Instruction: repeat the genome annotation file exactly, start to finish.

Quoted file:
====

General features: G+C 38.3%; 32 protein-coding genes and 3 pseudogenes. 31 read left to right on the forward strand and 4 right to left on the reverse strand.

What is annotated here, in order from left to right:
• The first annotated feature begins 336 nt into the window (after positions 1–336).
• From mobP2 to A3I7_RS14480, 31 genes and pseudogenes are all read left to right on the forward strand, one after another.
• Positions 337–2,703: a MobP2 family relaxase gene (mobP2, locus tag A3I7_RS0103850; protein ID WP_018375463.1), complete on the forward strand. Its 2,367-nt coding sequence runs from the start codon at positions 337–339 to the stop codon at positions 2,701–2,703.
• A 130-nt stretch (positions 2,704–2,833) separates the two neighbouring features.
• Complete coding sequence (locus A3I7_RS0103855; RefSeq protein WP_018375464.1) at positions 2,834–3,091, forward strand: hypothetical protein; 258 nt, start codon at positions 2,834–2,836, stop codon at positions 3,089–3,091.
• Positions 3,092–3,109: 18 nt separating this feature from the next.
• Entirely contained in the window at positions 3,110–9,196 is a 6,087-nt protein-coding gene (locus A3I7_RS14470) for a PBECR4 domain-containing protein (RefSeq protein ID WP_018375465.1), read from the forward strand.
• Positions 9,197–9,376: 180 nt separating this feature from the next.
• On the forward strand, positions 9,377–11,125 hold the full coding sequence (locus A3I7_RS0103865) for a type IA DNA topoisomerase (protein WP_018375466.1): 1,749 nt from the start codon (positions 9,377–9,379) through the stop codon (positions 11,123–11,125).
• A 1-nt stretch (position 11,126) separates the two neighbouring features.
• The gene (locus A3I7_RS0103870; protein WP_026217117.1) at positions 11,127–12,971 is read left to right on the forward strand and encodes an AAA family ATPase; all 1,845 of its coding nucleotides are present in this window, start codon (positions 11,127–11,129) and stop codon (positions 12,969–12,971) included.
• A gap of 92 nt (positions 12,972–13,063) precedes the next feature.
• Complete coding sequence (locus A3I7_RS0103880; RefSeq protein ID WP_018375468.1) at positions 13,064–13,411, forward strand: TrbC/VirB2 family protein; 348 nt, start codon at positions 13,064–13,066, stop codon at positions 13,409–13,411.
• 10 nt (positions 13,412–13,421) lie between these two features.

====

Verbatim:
General features: G+C 38.3%; 32 protein-coding genes and 3 pseudogenes. 31 read left to right on the forward strand and 4 right to left on the reverse strand.

What is annotated here, in order from left to right:
• The first annotated feature begins 336 nt into the window (after positions 1–336).
• From mobP2 to A3I7_RS14480, 31 genes and pseudogenes are all read left to right on the forward strand, one after another.
• Positions 337–2,703: a MobP2 family relaxase gene (mobP2, locus tag A3I7_RS0103850; protein ID WP_018375463.1), complete on the forward strand. Its 2,367-nt coding sequence runs from the start codon at positions 337–339 to the stop codon at positions 2,701–2,703.
• A 130-nt stretch (positions 2,704–2,833) separates the two neighbouring features.
• Complete coding sequence (locus A3I7_RS0103855; RefSeq protein WP_018375464.1) at positions 2,834–3,091, forward strand: hypothetical protein; 258 nt, start codon at positions 2,834–2,836, stop codon at positions 3,089–3,091.
• Positions 3,092–3,109: 18 nt separating this feature from the next.
• Entirely contained in the window at positions 3,110–9,196 is a 6,087-nt protein-coding gene (locus A3I7_RS14470) for a PBECR4 domain-containing protein (RefSeq protein ID WP_018375465.1), read from the forward strand.
• Positions 9,197–9,376: 180 nt separating this feature from the next.
• On the forward strand, positions 9,377–11,125 hold the full coding sequence (locus A3I7_RS0103865) for a type IA DNA topoisomerase (protein WP_018375466.1): 1,749 nt from the start codon (positions 9,377–9,379) through the stop codon (positions 11,123–11,125).
• A 1-nt stretch (position 11,126) separates the two neighbouring features.
• The gene (locus A3I7_RS0103870; protein WP_026217117.1) at positions 11,127–12,971 is read left to right on the forward strand and encodes an AAA family ATPase; all 1,845 of its coding nucleotides are present in this window, start codon (positions 11,127–11,129) and stop codon (positions 12,969–12,971) included.
• A gap of 92 nt (positions 12,972–13,063) precedes the next feature.
• Complete coding sequence (locus A3I7_RS0103880; RefSeq protein ID WP_018375468.1) at positions 13,064–13,411, forward strand: TrbC/VirB2 family protein; 348 nt, start codon at positions 13,064–13,066, stop codon at positions 13,409–13,411.
• 10 nt (positions 13,412–13,421) lie between these two features.